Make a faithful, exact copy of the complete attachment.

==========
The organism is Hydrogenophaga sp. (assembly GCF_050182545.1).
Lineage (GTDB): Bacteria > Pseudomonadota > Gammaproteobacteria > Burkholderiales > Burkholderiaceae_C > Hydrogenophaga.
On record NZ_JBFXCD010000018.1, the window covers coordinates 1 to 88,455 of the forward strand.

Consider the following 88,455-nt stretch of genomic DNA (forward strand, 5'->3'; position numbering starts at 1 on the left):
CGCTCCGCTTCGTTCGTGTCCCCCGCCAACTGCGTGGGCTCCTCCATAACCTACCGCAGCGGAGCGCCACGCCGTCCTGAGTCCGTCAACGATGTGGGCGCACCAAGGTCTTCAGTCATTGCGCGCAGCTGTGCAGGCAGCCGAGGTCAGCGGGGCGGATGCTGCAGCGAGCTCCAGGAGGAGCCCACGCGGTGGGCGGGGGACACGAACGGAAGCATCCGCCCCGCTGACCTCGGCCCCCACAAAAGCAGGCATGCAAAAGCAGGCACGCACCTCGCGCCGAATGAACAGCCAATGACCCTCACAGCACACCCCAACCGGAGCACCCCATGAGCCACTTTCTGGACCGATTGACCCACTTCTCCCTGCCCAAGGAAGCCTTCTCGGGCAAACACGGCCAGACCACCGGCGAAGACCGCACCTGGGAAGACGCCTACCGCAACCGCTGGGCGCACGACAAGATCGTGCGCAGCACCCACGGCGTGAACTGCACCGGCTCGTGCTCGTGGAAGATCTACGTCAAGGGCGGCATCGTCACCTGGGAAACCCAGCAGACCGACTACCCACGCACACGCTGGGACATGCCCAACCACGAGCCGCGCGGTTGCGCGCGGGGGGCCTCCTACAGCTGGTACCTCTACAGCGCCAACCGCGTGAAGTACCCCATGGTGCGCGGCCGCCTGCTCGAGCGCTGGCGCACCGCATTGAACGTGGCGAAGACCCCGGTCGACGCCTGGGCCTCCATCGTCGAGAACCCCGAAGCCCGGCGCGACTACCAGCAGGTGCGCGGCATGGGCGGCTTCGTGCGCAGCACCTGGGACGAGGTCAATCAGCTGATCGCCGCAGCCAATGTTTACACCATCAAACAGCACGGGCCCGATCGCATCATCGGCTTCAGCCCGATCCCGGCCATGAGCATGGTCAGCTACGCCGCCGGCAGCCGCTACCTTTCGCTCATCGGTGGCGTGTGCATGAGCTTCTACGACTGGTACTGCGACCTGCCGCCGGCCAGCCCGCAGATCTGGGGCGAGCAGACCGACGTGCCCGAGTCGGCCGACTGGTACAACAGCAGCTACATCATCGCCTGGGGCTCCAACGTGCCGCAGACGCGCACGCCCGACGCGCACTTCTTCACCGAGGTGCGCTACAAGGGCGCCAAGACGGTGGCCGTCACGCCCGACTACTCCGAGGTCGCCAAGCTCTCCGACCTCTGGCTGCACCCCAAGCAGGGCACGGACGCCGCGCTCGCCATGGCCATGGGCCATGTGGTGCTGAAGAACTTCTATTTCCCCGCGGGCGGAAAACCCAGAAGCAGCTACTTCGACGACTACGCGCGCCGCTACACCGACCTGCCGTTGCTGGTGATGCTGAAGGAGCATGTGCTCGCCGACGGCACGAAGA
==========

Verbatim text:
The organism is Hydrogenophaga sp. (assembly GCF_050182545.1).
Lineage (GTDB): Bacteria > Pseudomonadota > Gammaproteobacteria > Burkholderiales > Burkholderiaceae_C > Hydrogenophaga.
On record NZ_JBFXCD010000018.1, the window covers coordinates 1 to 88,455 of the forward strand.

Consider the following 88,455-nt stretch of genomic DNA (forward strand, 5'->3'; position numbering starts at 1 on the left):
CGCTCCGCTTCGTTCGTGTCCCCCGCCAACTGCGTGGGCTCCTCCATAACCTACCGCAGCGGAGCGCCACGCCGTCCTGAGTCCGTCAACGATGTGGGCGCACCAAGGTCTTCAGTCATTGCGCGCAGCTGTGCAGGCAGCCGAGGTCAGCGGGGCGGATGCTGCAGCGAGCTCCAGGAGGAGCCCACGCGGTGGGCGGGGGACACGAACGGAAGCATCCGCCCCGCTGACCTCGGCCCCCACAAAAGCAGGCATGCAAAAGCAGGCACGCACCTCGCGCCGAATGAACAGCCAATGACCCTCACAGCACACCCCAACCGGAGCACCCCATGAGCCACTTTCTGGACCGATTGACCCACTTCTCCCTGCCCAAGGAAGCCTTCTCGGGCAAACACGGCCAGACCACCGGCGAAGACCGCACCTGGGAAGACGCCTACCGCAACCGCTGGGCGCACGACAAGATCGTGCGCAGCACCCACGGCGTGAACTGCACCGGCTCGTGCTCGTGGAAGATCTACGTCAAGGGCGGCATCGTCACCTGGGAAACCCAGCAGACCGACTACCCACGCACACGCTGGGACATGCCCAACCACGAGCCGCGCGGTTGCGCGCGGGGGGCCTCCTACAGCTGGTACCTCTACAGCGCCAACCGCGTGAAGTACCCCATGGTGCGCGGCCGCCTGCTCGAGCGCTGGCGCACCGCATTGAACGTGGCGAAGACCCCGGTCGACGCCTGGGCCTCCATCGTCGAGAACCCCGAAGCCCGGCGCGACTACCAGCAGGTGCGCGGCATGGGCGGCTTCGTGCGCAGCACCTGGGACGAGGTCAATCAGCTGATCGCCGCAGCCAATGTTTACACCATCAAACAGCACGGGCCCGATCGCATCATCGGCTTCAGCCCGATCCCGGCCATGAGCATGGTCAGCTACGCCGCCGGCAGCCGCTACCTTTCGCTCATCGGTGGCGTGTGCATGAGCTTCTACGACTGGTACTGCGACCTGCCGCCGGCCAGCCCGCAGATCTGGGGCGAGCAGACCGACGTGCCCGAGTCGGCCGACTGGTACAACAGCAGCTACATCATCGCCTGGGGCTCCAACGTGCCGCAGACGCGCACGCCCGACGCGCACTTCTTCACCGAGGTGCGCTACAAGGGCGCCAAGACGGTGGCCGTCACGCCCGACTACTCCGAGGTCGCCAAGCTCTCCGACCTCTGGCTGCACCCCAAGCAGGGCACGGACGCCGCGCTCGCCATGGCCATGGGCCATGTGGTGCTGAAGAACTTCTATTTCCCCGCGGGCGGAAAACCCAGAAGCAGCTACTTCGACGACTACGCGCGCCGCTACACCGACCTGCCGTTGCTGGTGATGCTGAAGGAGCATGTGCTCGCCGACGGCACGAAGA